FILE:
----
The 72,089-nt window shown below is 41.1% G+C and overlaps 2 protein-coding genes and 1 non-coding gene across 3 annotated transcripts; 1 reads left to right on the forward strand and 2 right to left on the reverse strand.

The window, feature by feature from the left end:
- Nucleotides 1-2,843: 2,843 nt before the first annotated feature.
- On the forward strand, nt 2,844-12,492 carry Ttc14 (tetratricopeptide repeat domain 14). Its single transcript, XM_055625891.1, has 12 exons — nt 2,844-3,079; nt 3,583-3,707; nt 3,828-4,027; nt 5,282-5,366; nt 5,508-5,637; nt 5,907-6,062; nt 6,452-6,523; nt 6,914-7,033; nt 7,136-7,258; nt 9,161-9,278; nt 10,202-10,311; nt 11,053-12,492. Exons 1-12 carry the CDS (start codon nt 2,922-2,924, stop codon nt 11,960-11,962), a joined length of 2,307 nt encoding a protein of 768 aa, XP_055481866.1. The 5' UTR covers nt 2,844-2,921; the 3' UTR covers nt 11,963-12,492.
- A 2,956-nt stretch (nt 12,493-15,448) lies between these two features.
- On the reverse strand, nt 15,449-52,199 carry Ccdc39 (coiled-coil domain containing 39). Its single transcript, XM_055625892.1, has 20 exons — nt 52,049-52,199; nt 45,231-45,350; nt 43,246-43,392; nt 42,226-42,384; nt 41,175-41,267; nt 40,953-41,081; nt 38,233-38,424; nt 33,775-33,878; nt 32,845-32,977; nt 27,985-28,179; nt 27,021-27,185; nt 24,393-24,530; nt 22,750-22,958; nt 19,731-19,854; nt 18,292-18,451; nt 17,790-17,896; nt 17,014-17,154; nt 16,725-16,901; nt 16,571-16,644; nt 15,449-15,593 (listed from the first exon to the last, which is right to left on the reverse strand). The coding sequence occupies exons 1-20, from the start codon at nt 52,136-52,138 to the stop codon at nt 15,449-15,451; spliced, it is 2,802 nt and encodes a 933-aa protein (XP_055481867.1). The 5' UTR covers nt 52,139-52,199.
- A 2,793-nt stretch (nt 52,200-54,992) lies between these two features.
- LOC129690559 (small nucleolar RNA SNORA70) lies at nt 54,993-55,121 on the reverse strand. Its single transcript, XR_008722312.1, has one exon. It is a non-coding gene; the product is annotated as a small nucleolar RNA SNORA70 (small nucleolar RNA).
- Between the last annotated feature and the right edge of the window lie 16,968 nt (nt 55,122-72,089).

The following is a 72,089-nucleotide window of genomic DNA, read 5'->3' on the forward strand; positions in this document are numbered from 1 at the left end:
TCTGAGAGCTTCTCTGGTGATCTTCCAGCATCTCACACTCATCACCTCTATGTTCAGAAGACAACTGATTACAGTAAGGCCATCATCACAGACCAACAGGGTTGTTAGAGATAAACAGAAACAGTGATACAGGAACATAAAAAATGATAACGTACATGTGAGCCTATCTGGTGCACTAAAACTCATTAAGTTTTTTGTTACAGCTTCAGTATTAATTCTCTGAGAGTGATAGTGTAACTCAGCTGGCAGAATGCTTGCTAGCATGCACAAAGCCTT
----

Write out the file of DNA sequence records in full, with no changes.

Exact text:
The 72,089-nt window shown below is 41.1% G+C and overlaps 2 protein-coding genes and 1 non-coding gene across 3 annotated transcripts; 1 reads left to right on the forward strand and 2 right to left on the reverse strand.

The window, feature by feature from the left end:
- Nucleotides 1-2,843: 2,843 nt before the first annotated feature.
- On the forward strand, nt 2,844-12,492 carry Ttc14 (tetratricopeptide repeat domain 14). Its single transcript, XM_055625891.1, has 12 exons — nt 2,844-3,079; nt 3,583-3,707; nt 3,828-4,027; nt 5,282-5,366; nt 5,508-5,637; nt 5,907-6,062; nt 6,452-6,523; nt 6,914-7,033; nt 7,136-7,258; nt 9,161-9,278; nt 10,202-10,311; nt 11,053-12,492. Exons 1-12 carry the CDS (start codon nt 2,922-2,924, stop codon nt 11,960-11,962), a joined length of 2,307 nt encoding a protein of 768 aa, XP_055481866.1. The 5' UTR covers nt 2,844-2,921; the 3' UTR covers nt 11,963-12,492.
- A 2,956-nt stretch (nt 12,493-15,448) lies between these two features.
- On the reverse strand, nt 15,449-52,199 carry Ccdc39 (coiled-coil domain containing 39). Its single transcript, XM_055625892.1, has 20 exons — nt 52,049-52,199; nt 45,231-45,350; nt 43,246-43,392; nt 42,226-42,384; nt 41,175-41,267; nt 40,953-41,081; nt 38,233-38,424; nt 33,775-33,878; nt 32,845-32,977; nt 27,985-28,179; nt 27,021-27,185; nt 24,393-24,530; nt 22,750-22,958; nt 19,731-19,854; nt 18,292-18,451; nt 17,790-17,896; nt 17,014-17,154; nt 16,725-16,901; nt 16,571-16,644; nt 15,449-15,593 (listed from the first exon to the last, which is right to left on the reverse strand). The coding sequence occupies exons 1-20, from the start codon at nt 52,136-52,138 to the stop codon at nt 15,449-15,451; spliced, it is 2,802 nt and encodes a 933-aa protein (XP_055481867.1). The 5' UTR covers nt 52,139-52,199.
- A 2,793-nt stretch (nt 52,200-54,992) lies between these two features.
- LOC129690559 (small nucleolar RNA SNORA70) lies at nt 54,993-55,121 on the reverse strand. Its single transcript, XR_008722312.1, has one exon. It is a non-coding gene; the product is annotated as a small nucleolar RNA SNORA70 (small nucleolar RNA).
- Between the last annotated feature and the right edge of the window lie 16,968 nt (nt 55,122-72,089).

The following is a 72,089-nucleotide window of genomic DNA, read 5'->3' on the forward strand; positions in this document are numbered from 1 at the left end:
TCTGAGAGCTTCTCTGGTGATCTTCCAGCATCTCACACTCATCACCTCTATGTTCAGAAGACAACTGATTACAGTAAGGCCATCATCACAGACCAACAGGGTTGTTAGAGATAAACAGAAACAGTGATACAGGAACATAAAAAATGATAACGTACATGTGAGCCTATCTGGTGCACTAAAACTCATTAAGTTTTTTGTTACAGCTTCAGTATTAATTCTCTGAGAGTGATAGTGTAACTCAGCTGGCAGAATGCTTGCTAGCATGCACAAAGCCTT